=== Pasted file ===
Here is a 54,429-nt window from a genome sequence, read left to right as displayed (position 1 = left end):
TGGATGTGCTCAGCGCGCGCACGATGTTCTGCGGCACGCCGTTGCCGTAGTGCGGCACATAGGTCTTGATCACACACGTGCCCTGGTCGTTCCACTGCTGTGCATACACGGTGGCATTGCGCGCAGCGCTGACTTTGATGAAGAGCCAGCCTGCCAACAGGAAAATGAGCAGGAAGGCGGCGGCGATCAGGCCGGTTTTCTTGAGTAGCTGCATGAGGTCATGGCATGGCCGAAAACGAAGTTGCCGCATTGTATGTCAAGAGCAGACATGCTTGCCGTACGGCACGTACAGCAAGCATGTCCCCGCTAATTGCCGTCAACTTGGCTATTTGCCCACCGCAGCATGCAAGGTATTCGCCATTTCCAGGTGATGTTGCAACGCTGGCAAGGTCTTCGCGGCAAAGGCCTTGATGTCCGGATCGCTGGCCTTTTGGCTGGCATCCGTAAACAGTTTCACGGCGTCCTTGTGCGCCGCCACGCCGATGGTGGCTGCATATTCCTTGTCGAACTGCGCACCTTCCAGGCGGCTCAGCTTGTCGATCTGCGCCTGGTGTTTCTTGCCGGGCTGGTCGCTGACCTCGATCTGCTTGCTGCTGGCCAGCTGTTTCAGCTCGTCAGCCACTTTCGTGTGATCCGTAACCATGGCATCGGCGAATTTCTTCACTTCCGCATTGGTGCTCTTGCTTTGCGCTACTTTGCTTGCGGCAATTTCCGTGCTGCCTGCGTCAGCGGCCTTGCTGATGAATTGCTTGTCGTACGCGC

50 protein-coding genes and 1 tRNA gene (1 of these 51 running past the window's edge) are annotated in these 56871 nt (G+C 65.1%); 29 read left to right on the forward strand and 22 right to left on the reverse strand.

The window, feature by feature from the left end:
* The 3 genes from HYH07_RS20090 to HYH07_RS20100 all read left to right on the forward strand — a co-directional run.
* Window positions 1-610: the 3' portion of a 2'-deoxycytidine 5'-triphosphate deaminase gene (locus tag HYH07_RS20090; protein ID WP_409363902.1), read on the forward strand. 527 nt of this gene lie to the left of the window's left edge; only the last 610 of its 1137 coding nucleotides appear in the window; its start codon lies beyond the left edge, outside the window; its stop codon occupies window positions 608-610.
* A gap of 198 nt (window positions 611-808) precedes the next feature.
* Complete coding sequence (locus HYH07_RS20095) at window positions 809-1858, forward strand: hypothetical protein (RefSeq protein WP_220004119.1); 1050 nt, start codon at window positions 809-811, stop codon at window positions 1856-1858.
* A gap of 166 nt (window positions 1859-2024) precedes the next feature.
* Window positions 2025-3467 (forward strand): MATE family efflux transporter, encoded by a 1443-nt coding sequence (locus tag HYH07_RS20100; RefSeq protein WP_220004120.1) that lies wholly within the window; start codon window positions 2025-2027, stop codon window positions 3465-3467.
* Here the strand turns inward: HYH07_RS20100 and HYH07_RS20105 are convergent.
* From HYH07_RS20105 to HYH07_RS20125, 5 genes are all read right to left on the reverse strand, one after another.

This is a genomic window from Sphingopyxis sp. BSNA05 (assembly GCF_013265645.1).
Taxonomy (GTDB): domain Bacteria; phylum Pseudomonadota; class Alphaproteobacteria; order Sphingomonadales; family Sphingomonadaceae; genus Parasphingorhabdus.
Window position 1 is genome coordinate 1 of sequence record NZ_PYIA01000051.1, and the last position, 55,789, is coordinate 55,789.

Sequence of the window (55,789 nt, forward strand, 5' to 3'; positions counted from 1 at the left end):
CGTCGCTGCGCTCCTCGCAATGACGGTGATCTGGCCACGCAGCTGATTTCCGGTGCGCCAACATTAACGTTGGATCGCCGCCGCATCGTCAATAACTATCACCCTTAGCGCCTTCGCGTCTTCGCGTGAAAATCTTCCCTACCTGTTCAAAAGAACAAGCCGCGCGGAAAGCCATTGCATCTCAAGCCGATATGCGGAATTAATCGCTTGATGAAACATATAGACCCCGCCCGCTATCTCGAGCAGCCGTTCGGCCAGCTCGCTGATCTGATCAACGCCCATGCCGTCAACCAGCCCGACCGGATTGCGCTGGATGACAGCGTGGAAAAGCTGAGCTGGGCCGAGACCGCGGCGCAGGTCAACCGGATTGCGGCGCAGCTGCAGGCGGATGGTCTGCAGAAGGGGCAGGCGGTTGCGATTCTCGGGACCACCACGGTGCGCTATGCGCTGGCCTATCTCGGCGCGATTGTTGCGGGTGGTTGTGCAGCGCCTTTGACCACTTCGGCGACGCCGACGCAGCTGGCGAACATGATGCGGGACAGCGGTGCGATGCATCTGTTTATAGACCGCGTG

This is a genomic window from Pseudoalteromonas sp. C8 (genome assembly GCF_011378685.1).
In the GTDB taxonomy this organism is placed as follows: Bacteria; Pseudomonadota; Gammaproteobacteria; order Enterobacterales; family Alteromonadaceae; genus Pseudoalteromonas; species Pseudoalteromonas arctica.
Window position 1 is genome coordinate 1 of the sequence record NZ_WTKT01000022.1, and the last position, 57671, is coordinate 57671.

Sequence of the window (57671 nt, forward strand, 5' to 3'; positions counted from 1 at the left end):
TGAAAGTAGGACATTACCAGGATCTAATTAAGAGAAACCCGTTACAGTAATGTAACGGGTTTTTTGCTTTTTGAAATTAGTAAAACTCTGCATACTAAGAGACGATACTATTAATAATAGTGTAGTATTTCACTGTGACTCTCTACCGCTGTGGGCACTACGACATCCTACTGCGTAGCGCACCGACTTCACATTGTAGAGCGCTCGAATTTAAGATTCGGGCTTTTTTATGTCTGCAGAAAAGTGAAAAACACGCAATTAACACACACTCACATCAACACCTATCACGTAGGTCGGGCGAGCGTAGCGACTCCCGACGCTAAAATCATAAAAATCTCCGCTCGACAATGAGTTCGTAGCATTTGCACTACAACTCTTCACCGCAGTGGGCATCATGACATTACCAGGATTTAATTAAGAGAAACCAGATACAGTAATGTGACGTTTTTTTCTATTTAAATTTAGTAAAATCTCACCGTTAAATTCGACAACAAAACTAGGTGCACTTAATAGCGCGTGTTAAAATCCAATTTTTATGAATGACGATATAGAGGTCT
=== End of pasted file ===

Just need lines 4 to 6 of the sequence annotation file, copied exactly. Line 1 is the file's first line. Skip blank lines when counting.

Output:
The window, feature by feature from the left end:
* The 3 genes from HYH07_RS20090 to HYH07_RS20100 all read left to right on the forward strand — a co-directional run.
* Window positions 1-610: the 3' portion of a 2'-deoxycytidine 5'-triphosphate deaminase gene (locus tag HYH07_RS20090; protein ID WP_409363902.1), read on the forward strand. 527 nt of this gene lie to the left of the window's left edge; only the last 610 of its 1137 coding nucleotides appear in the window; its start codon lies beyond the left edge, outside the window; its stop codon occupies window positions 608-610.